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Positive steps forward for fire service


Back in May this year the government called for public submissions on proposals to change the country's fire services following years of reported unrest at stations around the country.

The possible options for Internal Affairs Minister Peter Dunne included establishing a new rural fire authority and setting up a single organisation responsible for both rural and urban services.

Mr Dunne said one of the aims was to give volunteer firefighters more support.

A movement to upgrade the service countrywide has been motivated somewhat by recent negative publicity surrounding volunteers and paid senior officers in a number of brigades.

Changes in the service are considered long overdue by many, with little or no reform since 1947.

Mr Dunne promised that the new investment in volunteers would not affect the paid workforce.

He also said he was committed to ensuring the service had an appropriate level of funding for equipment, training, back-up and support.

The new organisation would be tasked with ensuring all staff worked more effectively together.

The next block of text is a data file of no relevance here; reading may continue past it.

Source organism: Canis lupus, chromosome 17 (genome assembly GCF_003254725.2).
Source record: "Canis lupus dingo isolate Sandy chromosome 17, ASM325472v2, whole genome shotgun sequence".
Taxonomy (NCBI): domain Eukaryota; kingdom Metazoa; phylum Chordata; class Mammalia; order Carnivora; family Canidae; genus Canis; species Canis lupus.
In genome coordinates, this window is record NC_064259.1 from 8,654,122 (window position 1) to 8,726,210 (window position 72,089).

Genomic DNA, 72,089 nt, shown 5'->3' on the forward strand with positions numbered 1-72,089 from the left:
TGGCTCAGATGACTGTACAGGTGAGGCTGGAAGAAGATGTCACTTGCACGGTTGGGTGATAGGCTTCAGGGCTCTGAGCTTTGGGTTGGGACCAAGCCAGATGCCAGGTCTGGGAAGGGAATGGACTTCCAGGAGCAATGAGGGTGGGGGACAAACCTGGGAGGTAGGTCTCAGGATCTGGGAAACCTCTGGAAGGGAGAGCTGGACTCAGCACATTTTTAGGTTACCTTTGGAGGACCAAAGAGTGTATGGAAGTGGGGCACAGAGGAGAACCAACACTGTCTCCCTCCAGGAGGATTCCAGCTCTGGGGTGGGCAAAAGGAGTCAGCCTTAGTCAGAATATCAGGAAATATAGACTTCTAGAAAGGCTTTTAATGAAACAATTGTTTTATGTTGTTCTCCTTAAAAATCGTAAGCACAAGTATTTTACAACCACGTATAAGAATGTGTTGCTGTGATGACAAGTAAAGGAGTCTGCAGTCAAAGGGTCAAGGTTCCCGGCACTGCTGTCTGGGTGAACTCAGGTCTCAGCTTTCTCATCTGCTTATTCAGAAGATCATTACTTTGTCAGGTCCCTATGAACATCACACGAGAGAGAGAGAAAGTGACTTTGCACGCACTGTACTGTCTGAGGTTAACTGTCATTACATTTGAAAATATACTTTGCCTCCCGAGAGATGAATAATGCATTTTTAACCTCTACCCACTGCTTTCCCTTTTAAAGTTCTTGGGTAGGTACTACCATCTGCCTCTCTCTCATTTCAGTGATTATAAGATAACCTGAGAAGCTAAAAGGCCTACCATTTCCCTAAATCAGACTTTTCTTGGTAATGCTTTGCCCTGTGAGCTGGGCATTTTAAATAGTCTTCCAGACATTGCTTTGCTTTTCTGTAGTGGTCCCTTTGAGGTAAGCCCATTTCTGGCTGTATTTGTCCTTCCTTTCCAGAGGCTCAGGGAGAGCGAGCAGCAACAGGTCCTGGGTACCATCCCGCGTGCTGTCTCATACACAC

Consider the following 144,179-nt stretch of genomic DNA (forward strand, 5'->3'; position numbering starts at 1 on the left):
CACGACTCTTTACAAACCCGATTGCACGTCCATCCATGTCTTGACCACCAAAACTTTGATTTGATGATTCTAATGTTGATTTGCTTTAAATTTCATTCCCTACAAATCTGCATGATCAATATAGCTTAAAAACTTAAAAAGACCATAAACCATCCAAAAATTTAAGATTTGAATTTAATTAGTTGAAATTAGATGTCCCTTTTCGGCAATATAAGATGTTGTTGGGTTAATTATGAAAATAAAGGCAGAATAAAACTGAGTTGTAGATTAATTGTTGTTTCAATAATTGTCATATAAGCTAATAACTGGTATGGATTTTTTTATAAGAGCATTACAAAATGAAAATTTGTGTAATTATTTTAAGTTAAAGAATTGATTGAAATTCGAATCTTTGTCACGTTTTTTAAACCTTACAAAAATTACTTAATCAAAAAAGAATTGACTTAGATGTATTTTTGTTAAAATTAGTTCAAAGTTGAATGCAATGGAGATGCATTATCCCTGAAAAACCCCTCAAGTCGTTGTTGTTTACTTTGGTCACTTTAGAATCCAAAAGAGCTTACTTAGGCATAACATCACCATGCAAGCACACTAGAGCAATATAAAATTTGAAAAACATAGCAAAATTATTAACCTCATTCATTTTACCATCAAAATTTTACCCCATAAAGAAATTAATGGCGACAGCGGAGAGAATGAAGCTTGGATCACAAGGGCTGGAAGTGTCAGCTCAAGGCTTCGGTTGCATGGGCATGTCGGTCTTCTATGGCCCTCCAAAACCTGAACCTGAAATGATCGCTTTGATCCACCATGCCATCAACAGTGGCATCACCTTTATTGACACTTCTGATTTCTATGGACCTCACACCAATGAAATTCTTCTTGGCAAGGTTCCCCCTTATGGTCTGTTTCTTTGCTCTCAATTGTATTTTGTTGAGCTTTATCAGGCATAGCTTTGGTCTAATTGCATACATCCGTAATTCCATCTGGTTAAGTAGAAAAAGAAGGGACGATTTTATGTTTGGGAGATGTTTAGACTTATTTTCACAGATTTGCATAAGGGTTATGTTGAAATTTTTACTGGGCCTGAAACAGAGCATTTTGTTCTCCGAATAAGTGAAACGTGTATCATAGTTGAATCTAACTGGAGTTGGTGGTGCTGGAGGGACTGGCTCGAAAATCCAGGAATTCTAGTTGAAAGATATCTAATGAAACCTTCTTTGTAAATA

Over the last two years, various reports of intimidation and unfair dismissal have emerged at several brigades across the country but new proposals for dispute resolution were being developed and would be confirmed early next year.

Mr Dunne emphasised that regional committees would still have a strong voice in the new body. He aims to have the new entity up and running by mid-2017.

Locally, controversial fire officer Mike McEnaney has been suspended from all duties pending an investigation into a complaint about his behaviour in Auckland.

Northland MP Winston Peters, who was presented with the petition for McEnaney’s removal said that, by standing him down, the Fire Service had shown it was listening to the community.

"The people who've petitioned will now be satisfied their concerns have been taken seriously," he said.

"I think it is also evidence of a significant shift in the Fire Service's desire to be better aligned and in close communication with the communities they serve, in particular the volunteer sector."

A special meeting was called in Mangawhai two weeks ago by Fire Service Area Manager Wipari Henwood to “clear the air” over recent dissent that had caused a number of highly qualified volunteers to step back from their duties.

“Though there was some tension at the meeting it was generally agreed to put personalities aside and more about returning the brigade to full function in the best interests of the community because that was the reason the volunteers joined initially,” Henwood told The Focus.

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